(Bloomberg) -- Brazil’s central bank lifted its key interest rates by a full percentage point, its biggest hike since 2003, and promised another increase of the same magnitude in September as the country’s economic reopening and a severe drought raise market expectations that inflation will remain above target through next year.

Policy makers lifted the Selic to 5.25% on Wednesday, as forecast by all but two of the 41 analysts surveyed by Bloomberg. The remaining economists forecast a fourth straight increase of 75 basis points.

“For the next meeting, the committee foresees another adjustment of the same magnitude,” policy makers wrote in a statement accompanying the decision. “Future policy steps could be adjusted to ensure the achievement of the inflation target.”

Brazil’s central bank, led by its President Roberto Campos Neto, has been among the most aggressive in the world, boosting rates by 325 basis points since March. But price pressures are mounting as local officials roll back the last few virus restrictions in place, forcing policy makers to make an even stronger effort to hit next year’s inflation target.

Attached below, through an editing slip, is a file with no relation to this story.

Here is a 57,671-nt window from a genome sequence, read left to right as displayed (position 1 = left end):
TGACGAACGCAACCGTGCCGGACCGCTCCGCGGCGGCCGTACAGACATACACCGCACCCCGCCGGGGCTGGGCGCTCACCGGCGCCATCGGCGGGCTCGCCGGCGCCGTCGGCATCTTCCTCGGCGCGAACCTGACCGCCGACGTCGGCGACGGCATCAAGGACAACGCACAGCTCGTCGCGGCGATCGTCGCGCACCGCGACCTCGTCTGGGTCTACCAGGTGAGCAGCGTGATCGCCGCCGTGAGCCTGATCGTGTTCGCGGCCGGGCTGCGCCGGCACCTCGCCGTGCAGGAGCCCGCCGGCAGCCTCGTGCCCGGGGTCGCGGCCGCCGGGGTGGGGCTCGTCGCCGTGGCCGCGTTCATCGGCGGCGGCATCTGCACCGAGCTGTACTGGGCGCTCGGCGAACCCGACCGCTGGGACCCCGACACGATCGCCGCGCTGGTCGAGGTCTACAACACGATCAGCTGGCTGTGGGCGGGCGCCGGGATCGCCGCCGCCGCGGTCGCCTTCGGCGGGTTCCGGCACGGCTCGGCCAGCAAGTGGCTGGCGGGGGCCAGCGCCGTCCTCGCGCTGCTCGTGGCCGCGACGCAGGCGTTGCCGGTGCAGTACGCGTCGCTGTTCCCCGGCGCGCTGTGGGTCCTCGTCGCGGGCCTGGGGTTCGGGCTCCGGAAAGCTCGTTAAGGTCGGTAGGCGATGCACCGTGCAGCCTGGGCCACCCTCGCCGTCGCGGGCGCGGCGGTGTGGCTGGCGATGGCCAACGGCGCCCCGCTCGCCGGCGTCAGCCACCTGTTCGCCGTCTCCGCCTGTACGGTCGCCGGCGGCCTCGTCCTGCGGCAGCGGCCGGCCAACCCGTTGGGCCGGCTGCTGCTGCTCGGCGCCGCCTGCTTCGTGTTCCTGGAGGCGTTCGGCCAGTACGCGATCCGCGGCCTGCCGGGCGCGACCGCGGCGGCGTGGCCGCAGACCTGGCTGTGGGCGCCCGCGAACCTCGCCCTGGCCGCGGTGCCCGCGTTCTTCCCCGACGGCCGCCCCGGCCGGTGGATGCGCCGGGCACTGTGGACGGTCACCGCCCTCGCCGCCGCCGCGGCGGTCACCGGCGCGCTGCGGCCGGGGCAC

“In Brazil, inflation drivers include food staples and the effects of the climate crisis seen from the drought,” Alejandro Cuadrado, Latin America strategist for Banco Bilbao Vizcaya Argentaria SA, said ahead of the rate decision. “Brazil is the only country in the region that has truly been aggressive” on rates.

Read more: Brazil Set for Biggest Rate Hike Since 2003 as Economy Reopens

Annual inflation hit 8.59% in mid-July, above this year’s 3.75% goal. Analysts surveyed by the monetary authority see consumer prices above target both this year and next even as they expect borrowing costs to rise to 7% by December.

While the virus is still killing almost 1,000 people in Brazil a day, that’s down from a peak of more than 4,200. Hospital occupancy rates have plummeted, with intensive-care units across the nation about 60% to 65% full, down from more than 95% earlier this year.

(Updates lead and third paragraph with central bank statement.)

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